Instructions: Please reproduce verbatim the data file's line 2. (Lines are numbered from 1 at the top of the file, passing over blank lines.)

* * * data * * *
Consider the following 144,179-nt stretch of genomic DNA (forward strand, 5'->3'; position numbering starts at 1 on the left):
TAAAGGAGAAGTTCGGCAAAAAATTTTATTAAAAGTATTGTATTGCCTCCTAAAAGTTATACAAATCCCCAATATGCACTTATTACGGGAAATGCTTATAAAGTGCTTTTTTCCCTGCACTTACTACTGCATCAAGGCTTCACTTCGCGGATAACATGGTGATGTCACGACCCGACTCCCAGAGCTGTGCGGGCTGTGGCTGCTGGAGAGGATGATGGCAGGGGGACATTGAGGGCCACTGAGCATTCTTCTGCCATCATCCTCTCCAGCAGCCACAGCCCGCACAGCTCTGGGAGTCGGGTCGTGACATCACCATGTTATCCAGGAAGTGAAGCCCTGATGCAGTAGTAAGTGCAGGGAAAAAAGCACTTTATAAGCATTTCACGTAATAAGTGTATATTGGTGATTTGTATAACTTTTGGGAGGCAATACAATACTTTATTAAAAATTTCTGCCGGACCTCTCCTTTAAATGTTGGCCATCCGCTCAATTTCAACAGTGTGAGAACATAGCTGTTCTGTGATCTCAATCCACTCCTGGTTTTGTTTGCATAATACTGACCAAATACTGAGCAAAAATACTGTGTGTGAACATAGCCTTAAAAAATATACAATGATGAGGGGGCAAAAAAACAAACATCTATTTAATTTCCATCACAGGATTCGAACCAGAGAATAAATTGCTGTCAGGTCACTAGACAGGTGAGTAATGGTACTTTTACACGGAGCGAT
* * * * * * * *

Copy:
TAAAGGAGAAGTTCGGCAAAAAATTTTATTAAAAGTATTGTATTGCCTCCTAAAAGTTATACAAATCCCCAATATGCACTTATTACGGGAAATGCTTATAAAGTGCTTTTTTCCCTGCACTTACTACTGCATCAAGGCTTCACTTCGCGGATAACATGGTGATGTCACGACCCGACTCCCAGAGCTGTGCGGGCTGTGGCTGCTGGAGAGGATGATGGCAGGGGGACATTGAGGGCCACTGAGCATTCTTCTGCCATCATCCTCTCCAGCAGCCACAGCCCGCACAGCTCTGGGAGTCGGGTCGTGACATCACCATGTTATCCAGGAAGTGAAGCCCTGATGCAGTAGTAAGTGCAGGGAAAAAAGCACTTTATAAGCATTTCACGTAATAAGTGTATATTGGTGATTTGTATAACTTTTGGGAGGCAATACAATACTTTATTAAAAATTTCTGCCGGACCTCTCCTTTAAATGTTGGCCATCCGCTCAATTTCAACAGTGTGAGAACATAGCTGTTCTGTGATCTCAATCCACTCCTGGTTTTGTTTGCATAATACTGACCAAATACTGAGCAAAAATACTGTGTGTGAACATAGCCTTAAAAAATATACAATGATGAGGGGGCAAAAAAACAAACATCTATTTAATTTCCATCACAGGATTCGAACCAGAGAATAAATTGCTGTCAGGTCACTAGACAGGTGAGTAATGGTACTTTTACACGGAGCGAT